The NYTimes suggests he should [LINK].
I'd like to see the Prez get up there and shame the Congress for acting like a bunch of whiny babies. With a "filibuster-proof" 60 votes, what did the Senate get passed? Not health-care reform. Not energy reform. The Judicial Branch seems to have taken matters into their own (conservative) hands with campaign finance. Now, with the filibuster on the table, what will get done? Is the Congress paralyzed from the neck up without at least 60 votes on every bill? Ridiculous. When the Dems were threatening the majority Republicans with filibustering, Trent Lott schooled them by essentially threatening to change the way the Senate works through a risky parliamentary procedure [LINK]. Should the Dems turn to this "nuclear option" now, even though they cried foul when the shoe was on the other foot? There's certainly a lot more murmuring about the filibuster being unconstitutional now than I remember then. I do think, though, that having the legislative process completely derailed by the minority party is counter to the values upon which the republic is founded. The filibuster is a bad thing when used for bad reasons. The other side of the coin is that requiring more than a simple majority enforces a conservative (in the real sense of the word) evolution of law, since the most radical ideas will not be passed.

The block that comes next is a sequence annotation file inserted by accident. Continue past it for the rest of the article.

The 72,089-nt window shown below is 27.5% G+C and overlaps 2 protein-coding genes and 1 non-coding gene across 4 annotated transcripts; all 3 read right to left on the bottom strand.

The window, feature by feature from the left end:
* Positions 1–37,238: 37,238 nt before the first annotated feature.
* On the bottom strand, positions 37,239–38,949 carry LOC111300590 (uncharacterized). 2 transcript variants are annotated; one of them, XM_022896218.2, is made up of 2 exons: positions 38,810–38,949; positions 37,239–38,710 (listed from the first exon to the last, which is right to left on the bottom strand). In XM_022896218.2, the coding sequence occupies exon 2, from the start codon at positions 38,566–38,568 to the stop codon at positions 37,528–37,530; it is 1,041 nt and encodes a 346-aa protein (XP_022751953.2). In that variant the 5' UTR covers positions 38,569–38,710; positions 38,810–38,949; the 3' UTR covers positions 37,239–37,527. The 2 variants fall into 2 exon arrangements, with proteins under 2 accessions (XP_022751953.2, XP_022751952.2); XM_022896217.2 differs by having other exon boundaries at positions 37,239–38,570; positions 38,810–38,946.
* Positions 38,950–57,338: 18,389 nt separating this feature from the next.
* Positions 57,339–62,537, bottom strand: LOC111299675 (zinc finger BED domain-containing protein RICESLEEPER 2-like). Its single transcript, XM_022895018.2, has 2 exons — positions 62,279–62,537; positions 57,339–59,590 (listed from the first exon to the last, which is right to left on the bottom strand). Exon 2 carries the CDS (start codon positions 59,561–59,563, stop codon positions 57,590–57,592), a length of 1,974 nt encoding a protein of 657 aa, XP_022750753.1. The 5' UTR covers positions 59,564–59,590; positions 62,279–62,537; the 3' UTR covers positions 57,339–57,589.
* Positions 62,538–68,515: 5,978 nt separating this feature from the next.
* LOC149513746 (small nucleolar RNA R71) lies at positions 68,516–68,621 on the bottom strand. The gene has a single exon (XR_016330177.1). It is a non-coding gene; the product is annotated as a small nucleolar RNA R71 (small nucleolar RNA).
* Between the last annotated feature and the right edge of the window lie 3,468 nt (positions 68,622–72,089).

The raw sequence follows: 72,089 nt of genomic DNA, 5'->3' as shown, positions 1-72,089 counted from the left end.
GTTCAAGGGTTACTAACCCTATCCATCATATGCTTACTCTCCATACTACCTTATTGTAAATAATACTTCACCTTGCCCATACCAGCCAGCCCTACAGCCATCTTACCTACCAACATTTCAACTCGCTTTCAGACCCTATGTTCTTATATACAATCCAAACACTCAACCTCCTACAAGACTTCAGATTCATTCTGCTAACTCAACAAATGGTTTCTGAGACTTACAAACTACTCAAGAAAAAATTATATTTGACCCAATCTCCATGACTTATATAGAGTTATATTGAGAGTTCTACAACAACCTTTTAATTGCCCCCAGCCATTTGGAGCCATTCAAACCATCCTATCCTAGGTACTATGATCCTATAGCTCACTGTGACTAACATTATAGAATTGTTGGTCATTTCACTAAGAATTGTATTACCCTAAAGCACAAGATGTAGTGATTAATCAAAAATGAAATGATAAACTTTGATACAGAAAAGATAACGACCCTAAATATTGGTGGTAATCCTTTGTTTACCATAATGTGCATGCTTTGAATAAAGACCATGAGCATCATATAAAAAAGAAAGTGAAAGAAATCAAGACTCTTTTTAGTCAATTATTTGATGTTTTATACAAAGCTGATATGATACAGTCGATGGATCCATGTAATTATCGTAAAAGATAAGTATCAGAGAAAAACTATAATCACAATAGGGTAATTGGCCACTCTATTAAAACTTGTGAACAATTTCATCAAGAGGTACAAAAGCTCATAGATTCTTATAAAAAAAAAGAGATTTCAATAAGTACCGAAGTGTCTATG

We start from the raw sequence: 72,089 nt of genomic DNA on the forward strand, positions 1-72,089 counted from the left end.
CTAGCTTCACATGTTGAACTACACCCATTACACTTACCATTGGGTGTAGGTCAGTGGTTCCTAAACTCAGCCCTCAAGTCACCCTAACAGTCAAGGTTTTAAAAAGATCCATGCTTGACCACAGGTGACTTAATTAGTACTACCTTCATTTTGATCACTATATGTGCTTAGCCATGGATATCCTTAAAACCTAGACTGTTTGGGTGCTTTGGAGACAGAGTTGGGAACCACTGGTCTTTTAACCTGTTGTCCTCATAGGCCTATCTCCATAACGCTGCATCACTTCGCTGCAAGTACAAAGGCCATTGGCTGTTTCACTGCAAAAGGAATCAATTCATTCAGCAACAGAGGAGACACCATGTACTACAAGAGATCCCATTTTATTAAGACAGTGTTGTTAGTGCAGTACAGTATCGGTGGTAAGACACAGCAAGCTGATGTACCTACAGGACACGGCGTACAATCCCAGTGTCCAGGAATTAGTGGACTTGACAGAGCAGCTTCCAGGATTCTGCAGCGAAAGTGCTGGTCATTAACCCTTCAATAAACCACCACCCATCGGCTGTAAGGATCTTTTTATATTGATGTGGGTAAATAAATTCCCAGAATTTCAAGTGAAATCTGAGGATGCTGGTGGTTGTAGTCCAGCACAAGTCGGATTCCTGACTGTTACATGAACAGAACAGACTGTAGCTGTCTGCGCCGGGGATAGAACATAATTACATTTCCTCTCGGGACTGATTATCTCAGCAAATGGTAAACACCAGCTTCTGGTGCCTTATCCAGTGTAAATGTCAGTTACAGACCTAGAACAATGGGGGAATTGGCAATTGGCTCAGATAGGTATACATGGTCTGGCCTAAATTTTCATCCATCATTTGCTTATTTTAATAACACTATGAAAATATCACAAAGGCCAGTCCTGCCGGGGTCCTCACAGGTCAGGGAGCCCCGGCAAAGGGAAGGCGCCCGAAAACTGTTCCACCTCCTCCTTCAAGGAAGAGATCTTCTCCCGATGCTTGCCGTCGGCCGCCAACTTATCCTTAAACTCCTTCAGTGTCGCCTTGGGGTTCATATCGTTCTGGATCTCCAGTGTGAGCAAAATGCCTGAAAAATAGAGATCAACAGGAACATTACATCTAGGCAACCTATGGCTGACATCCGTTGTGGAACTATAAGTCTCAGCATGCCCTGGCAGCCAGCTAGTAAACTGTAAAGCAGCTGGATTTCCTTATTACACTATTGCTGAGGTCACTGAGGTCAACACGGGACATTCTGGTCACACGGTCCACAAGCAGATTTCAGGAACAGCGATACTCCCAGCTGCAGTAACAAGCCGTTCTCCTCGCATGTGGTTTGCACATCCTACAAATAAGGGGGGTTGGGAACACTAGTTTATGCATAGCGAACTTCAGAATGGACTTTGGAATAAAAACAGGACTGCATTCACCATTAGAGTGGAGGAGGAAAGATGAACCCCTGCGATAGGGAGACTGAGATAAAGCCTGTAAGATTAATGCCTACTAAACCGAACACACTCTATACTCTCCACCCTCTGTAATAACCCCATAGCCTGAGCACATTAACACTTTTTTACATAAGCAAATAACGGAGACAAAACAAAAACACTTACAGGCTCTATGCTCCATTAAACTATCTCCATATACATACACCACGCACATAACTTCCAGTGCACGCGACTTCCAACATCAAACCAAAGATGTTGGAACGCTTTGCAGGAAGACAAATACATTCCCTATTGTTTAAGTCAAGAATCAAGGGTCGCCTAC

The unfortunate reality is that mitigating climate change (or reforming health-care) requires radical action, which we see is unlikely to come from the Legislative Branch. Problems like this have been dealt with in the past by circumventing the Congress. A perfect, but horrible, example is the development and subsequent deployment of nuclear weapons, which was not approved by the Congress [LINK]. Perhaps in a more transparent regulatory way, the EPA can be used to impose emissions limits [LINK]. This would be a less ideal choice, since the EPA probably wouldn't be allowed to impose a cap-and-trade system (which has been successful in reducing acid rain, LINK). Instead the EPA will impose rules, with some kind of punishment system for polluters. This "all-stick-no-carrot" approach might work, but it'd be better economically to encourage better use of resources and promote innovation and competition [VIDEO].